RMS Launches New Climate Change Models in U.S and Japan

RMS Launches New Climate Change Models in U.S and Japan 150 150 Haggie Partners

New Solutions Significantly Increase the Perils and Regions Where Businesses can Strategically Employ Reliable Climate Change Science

RMS, a world leading risk modeling and solutions company, today announced an expansion to its latest suite of RMS Climate Change Models, to enable customers to strategically assess the near- and long-term impacts of climate change across a wider range of perils and regions.

The new models will be generally available in June for major perils including U.S. Flood, U.S. Wildfire, and Japan Typhoon (including tropical cyclone induced inland flood). The existing North Atlantic Hurricane Climate Change Model will also now incorporate sea-level rise projections for the United States, including the impact of vertical land movement, for example, areas of land sinking in the Gulf region.

The RMS Climate Change Models address the growing need for climate change analytics in operational underwriting and portfolio management activities, in addition to supporting the increasing demands of regulatory requirements such as those from the Task Force on Climate Related Financial Disclosures (TCFD), and the Network for Greening the Financial System.

Across all the RMS Climate Change Models, customers will be able to simulate the effects of climate change across four greenhouse gas concentration trajectories (known as Representative Concentration Pathways, or RCPs) at any time between 2020 and 2100.

Julie Serakos, Senior Vice President, Model Product Management, at RMS, said: “The effects of climate change up until now are already incorporated into RMS models, including all major peril models. What is becoming increasingly important for businesses is the ability to look forward at the potential impacts of climate change, across portfolios, risks and liabilities. There is also a growing need to capture sensitivity around the potential impacts of historical climate change, for example in perils where the consensus on this is limited. Only with detailed, consistent, and reliable information around future climate change risks are businesses and executives able to make informed long-term strategic decisions to best reflect the interests for their business, stakeholders, and regulators.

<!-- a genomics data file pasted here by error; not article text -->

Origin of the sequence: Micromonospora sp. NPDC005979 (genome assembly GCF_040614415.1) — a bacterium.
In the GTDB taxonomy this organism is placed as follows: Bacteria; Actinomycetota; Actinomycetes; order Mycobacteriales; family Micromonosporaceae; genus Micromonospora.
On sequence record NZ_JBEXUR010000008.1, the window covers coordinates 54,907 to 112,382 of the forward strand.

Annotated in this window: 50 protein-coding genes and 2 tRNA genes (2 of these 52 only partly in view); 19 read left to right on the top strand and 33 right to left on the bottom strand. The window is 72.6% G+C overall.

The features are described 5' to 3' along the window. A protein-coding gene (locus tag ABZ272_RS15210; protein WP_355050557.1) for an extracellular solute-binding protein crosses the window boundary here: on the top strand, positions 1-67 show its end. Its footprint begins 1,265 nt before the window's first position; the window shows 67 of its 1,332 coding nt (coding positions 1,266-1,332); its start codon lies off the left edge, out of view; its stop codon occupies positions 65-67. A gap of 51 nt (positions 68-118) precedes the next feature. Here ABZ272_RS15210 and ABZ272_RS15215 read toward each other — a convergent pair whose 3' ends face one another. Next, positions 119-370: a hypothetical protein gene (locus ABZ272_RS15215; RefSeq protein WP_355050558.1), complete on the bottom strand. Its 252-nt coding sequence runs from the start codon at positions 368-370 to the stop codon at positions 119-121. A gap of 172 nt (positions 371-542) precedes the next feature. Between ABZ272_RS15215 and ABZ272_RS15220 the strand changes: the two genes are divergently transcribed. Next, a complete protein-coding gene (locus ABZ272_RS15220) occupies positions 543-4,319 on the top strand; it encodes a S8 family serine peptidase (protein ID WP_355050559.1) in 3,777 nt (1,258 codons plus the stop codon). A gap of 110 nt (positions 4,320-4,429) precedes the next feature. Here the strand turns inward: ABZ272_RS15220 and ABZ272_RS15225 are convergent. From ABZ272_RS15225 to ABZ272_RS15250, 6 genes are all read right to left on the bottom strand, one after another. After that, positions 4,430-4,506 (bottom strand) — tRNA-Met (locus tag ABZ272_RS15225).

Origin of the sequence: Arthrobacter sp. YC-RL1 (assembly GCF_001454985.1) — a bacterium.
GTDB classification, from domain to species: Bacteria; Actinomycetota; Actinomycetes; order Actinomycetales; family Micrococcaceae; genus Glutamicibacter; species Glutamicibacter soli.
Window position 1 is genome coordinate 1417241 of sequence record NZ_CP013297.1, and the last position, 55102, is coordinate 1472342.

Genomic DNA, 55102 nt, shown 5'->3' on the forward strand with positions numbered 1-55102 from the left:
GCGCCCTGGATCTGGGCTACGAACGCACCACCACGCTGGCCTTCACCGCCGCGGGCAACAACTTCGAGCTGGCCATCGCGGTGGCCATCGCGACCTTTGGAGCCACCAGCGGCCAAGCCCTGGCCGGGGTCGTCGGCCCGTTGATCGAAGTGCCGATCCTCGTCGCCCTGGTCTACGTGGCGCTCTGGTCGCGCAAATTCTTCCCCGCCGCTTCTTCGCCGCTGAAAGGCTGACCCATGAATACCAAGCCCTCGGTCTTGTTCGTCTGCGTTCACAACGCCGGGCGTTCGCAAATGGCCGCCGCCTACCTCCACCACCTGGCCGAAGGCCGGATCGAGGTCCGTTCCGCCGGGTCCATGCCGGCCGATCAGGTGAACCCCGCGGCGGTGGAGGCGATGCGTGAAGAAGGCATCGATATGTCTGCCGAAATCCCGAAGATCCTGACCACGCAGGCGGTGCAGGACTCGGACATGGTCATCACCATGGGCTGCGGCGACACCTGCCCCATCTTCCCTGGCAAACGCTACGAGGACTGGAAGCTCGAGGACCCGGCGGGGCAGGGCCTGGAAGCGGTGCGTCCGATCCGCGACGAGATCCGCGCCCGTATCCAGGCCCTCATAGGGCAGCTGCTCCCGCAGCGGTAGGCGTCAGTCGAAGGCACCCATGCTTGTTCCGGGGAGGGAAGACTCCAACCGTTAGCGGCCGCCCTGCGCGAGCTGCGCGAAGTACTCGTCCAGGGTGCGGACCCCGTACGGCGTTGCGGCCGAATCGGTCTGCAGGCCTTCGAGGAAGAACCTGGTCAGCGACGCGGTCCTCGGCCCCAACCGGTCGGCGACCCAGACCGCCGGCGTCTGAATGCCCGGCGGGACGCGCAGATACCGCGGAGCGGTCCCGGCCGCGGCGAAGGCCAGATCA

As disasters with a climate related footprint, such as flooding, wildfires, and hurricanes, increase in incidence and severity, it is also clear that this is a problem not just for the future, but one that needs to be strategically dealt with today, with the best tools available to give the clearest insights.”

Paul Wilkinson, Head of Aggregation and Risk Strategy, Canopius, said: “The RMSmodels enable adjusting time horizons for the near- and long-term, combined with the full flexibility and range of the IPCC’s Representative Concentration Pathway (RCP) scenarios. Climate change presents one of the most significant risks to the (re)insurance industry. It is important to us to incorporate the latest science relating to climate change into our risk analytics in a manner that can be tailored to our needs and fully integrated across key business operations, such as portfolio management, near-term underwriting, and business planning.”